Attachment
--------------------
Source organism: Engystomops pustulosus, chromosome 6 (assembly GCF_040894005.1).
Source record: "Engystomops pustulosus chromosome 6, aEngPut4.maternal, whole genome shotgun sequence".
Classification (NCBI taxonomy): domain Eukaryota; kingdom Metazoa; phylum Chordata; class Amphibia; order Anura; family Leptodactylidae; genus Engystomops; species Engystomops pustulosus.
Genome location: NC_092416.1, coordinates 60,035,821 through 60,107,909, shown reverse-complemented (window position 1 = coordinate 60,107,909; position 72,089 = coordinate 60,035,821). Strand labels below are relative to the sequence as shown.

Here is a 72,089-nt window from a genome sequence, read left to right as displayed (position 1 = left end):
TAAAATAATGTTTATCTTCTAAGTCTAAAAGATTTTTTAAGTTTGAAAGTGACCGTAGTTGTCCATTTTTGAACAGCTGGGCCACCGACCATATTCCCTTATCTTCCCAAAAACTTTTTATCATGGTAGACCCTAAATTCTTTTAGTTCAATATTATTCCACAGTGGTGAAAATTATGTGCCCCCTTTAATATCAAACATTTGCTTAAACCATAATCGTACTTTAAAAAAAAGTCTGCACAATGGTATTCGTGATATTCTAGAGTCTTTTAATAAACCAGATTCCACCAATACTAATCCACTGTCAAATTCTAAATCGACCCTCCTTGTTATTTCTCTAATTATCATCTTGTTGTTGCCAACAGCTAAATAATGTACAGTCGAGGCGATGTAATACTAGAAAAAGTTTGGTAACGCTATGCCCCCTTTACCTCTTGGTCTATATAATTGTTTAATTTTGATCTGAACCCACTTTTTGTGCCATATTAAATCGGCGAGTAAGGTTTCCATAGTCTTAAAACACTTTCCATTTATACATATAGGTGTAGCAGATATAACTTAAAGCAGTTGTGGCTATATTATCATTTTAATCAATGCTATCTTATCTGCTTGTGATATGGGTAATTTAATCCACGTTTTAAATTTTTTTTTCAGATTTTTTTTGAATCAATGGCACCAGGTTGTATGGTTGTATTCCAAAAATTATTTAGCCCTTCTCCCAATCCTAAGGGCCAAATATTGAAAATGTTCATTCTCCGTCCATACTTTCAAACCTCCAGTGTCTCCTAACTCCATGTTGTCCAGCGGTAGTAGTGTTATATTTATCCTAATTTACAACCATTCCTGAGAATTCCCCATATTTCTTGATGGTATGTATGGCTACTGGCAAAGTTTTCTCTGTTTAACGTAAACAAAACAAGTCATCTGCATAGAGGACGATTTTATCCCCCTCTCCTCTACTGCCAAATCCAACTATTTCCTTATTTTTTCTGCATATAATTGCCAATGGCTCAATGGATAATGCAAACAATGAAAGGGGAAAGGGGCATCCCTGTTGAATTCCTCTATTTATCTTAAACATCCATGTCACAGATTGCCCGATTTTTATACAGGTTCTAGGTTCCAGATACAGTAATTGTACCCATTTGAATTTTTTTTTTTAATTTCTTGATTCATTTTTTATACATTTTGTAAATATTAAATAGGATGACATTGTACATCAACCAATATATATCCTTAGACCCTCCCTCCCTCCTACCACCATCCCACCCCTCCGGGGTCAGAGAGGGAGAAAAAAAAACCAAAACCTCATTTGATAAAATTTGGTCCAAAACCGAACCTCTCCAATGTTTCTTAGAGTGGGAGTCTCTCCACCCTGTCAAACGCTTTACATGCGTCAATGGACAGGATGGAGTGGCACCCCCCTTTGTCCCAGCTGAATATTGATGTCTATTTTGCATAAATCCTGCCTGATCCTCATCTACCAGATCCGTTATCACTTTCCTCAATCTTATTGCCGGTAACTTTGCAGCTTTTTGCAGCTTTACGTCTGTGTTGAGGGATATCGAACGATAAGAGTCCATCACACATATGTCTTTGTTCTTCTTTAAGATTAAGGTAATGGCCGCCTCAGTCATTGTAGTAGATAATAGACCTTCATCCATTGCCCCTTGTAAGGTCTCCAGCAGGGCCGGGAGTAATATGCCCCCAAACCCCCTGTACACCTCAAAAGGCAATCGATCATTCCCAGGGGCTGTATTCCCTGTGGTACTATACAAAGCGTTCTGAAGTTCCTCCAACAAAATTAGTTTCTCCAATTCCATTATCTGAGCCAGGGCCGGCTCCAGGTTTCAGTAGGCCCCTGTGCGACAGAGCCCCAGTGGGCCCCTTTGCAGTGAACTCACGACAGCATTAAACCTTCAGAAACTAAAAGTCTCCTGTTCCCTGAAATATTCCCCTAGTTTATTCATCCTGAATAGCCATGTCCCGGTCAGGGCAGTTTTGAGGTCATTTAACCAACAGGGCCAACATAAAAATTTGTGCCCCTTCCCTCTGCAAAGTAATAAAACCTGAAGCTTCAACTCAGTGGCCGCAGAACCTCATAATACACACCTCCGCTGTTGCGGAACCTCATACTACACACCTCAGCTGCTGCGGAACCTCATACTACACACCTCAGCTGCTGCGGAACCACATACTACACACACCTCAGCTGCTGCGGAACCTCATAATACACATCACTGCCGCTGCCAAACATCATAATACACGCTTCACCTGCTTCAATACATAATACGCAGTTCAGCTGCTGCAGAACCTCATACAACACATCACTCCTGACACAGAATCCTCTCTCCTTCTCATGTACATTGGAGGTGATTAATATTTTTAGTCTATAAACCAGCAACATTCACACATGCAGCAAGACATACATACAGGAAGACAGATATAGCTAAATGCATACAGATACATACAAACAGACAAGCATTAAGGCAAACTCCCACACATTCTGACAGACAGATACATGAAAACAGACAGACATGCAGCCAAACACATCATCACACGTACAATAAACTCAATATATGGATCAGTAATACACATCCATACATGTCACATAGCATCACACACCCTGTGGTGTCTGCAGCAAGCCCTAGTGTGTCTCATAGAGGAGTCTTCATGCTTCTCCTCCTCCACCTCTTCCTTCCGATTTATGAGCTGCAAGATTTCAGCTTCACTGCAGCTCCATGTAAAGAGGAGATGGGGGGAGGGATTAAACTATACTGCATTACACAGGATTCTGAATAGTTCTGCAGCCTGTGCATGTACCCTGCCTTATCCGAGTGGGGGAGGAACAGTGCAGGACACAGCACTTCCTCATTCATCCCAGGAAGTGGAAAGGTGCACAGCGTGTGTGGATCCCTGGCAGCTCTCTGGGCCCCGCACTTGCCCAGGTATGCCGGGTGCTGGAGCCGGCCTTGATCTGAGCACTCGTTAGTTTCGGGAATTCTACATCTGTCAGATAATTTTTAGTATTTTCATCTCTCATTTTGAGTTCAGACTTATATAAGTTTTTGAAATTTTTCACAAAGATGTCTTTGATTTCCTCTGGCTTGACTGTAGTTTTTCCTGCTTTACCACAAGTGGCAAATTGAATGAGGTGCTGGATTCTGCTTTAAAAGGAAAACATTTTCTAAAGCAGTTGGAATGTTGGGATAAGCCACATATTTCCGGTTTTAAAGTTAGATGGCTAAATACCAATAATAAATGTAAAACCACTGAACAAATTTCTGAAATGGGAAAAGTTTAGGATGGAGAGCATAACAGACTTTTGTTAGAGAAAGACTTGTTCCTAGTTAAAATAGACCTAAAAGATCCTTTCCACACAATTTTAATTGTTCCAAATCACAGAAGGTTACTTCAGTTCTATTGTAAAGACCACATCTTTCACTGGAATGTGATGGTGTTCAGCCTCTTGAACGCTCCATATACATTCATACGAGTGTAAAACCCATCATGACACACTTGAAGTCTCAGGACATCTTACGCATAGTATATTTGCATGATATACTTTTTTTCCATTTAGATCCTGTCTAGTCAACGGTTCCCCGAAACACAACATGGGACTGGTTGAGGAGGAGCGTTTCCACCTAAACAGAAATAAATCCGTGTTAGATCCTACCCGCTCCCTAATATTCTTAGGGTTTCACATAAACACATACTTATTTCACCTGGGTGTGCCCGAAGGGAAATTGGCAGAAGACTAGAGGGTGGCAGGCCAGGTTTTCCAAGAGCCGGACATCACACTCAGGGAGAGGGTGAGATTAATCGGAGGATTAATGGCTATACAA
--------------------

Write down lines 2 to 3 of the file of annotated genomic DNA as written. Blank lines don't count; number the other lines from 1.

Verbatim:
Source record: "Engystomops pustulosus chromosome 6, aEngPut4.maternal, whole genome shotgun sequence".
Classification (NCBI taxonomy): domain Eukaryota; kingdom Metazoa; phylum Chordata; class Amphibia; order Anura; family Leptodactylidae; genus Engystomops; species Engystomops pustulosus.